Winter blade care
Take these steps before stowing your tool for the winter.
If the blade is on its snath, remove it. Keep your ring/clamp screwed to the snath, or stow where you won't lose it. Inspect the snath for cracks and repair/re-glue loose or broken stem/handles. Wearing work gloves, wipe the blade with a moist cloth/rag to remove dirt and debris — pay special attention to the rib crease. Rub steel wool along the bevel edge of the blade (that's the quarter inch of steel running the length of the blade that gets peened and sharpened), this makes cracks and chips easier to identify.
Chips, tears and cracks can be addressed at this point. File out with a flat file and then file the edge to even it out. A coarse stone is useful for making repairs. Check out our repair video.
Using a peening jig or hammer and anvil, carefully peen out repair areas. Then peen the whole blade. For notes on peening click here.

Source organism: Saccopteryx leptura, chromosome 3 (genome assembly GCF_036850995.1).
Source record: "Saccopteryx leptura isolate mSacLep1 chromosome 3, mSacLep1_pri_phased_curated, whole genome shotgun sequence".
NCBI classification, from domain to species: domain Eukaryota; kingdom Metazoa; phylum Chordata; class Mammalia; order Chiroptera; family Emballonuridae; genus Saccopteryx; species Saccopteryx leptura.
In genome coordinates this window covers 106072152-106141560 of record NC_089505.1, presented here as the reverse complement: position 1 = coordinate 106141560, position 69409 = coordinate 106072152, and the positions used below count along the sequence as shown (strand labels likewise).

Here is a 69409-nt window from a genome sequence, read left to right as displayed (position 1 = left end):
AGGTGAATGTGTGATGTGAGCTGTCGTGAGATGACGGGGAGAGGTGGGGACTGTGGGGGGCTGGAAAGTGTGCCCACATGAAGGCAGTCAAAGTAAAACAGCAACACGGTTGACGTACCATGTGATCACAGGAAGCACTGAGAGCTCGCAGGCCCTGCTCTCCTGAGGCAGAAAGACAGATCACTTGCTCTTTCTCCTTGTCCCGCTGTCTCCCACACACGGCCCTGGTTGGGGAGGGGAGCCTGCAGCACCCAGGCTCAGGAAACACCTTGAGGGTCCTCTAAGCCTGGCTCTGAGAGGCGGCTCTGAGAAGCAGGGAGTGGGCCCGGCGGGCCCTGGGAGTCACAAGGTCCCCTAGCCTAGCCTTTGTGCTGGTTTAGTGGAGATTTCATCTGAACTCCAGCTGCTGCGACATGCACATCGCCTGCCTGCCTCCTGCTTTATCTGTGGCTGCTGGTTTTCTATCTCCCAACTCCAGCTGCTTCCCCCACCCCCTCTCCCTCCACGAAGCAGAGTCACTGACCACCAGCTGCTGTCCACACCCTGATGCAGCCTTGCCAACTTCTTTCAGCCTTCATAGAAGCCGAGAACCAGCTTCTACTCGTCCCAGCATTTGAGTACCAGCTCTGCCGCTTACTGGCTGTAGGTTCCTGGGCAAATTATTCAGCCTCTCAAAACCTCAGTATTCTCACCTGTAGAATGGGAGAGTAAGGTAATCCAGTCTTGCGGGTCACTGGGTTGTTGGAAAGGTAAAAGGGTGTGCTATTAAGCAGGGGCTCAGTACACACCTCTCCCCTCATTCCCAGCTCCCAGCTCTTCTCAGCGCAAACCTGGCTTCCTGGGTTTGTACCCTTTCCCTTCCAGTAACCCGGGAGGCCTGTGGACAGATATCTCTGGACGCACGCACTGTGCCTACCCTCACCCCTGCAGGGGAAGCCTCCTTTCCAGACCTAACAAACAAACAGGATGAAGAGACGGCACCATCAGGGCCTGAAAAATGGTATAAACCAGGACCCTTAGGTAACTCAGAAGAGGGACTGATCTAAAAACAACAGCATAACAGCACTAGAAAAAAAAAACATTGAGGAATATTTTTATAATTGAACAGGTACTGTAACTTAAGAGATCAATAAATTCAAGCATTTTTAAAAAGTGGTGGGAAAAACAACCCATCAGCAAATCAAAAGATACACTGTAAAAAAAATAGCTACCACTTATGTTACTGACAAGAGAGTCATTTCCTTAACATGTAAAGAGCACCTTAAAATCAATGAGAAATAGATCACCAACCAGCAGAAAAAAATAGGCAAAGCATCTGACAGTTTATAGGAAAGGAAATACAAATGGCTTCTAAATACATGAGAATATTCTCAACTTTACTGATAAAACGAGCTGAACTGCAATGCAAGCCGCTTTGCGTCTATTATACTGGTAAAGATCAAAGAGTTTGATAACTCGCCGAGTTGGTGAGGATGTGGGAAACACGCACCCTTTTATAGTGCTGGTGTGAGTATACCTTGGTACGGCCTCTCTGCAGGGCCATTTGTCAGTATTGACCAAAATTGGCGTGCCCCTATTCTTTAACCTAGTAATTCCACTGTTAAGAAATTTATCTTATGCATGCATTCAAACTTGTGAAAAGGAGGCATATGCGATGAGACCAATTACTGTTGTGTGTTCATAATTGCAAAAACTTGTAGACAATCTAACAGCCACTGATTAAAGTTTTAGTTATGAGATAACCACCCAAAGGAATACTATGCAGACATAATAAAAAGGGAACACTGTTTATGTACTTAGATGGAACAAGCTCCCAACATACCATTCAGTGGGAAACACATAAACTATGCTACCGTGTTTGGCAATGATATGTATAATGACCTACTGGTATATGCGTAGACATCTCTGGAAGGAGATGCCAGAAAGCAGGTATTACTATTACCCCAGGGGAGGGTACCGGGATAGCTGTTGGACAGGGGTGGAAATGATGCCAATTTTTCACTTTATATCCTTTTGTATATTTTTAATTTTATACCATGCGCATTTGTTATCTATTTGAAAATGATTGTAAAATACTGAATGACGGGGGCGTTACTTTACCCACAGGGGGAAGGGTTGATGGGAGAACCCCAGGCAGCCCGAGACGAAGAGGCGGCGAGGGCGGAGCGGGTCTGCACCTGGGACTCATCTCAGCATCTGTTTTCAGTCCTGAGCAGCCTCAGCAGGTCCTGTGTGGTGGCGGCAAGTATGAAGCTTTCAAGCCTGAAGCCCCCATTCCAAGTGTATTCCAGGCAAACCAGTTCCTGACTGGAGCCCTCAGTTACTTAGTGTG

Using a medium grit Bregenzer whetstone dipped in water or a water-vinegar solution (1 Tablespoon of vinegar in a whetstone holder topped off with water), sharpen the blade. If other stones are available, sharpen with coarse stone, then Bregenzer, then Rozutec (fine grit). For more sharpening information click here.
Storing the blade off of the snath allows the wood to breath. Keep the blade in a dry place, wrapped in something breathable, like half of a jeans pant leg sewn closed at one end or one of our canvas blade covers. Keeping all of your scythe related tools in one place, like a bucket or a certain corner of the garage or barn, will help you find everything more quickly when you need it.
Addressing problems now will save time when things ramp up in the spring.
(With credit to our happy customer in Vermont for the sketch.)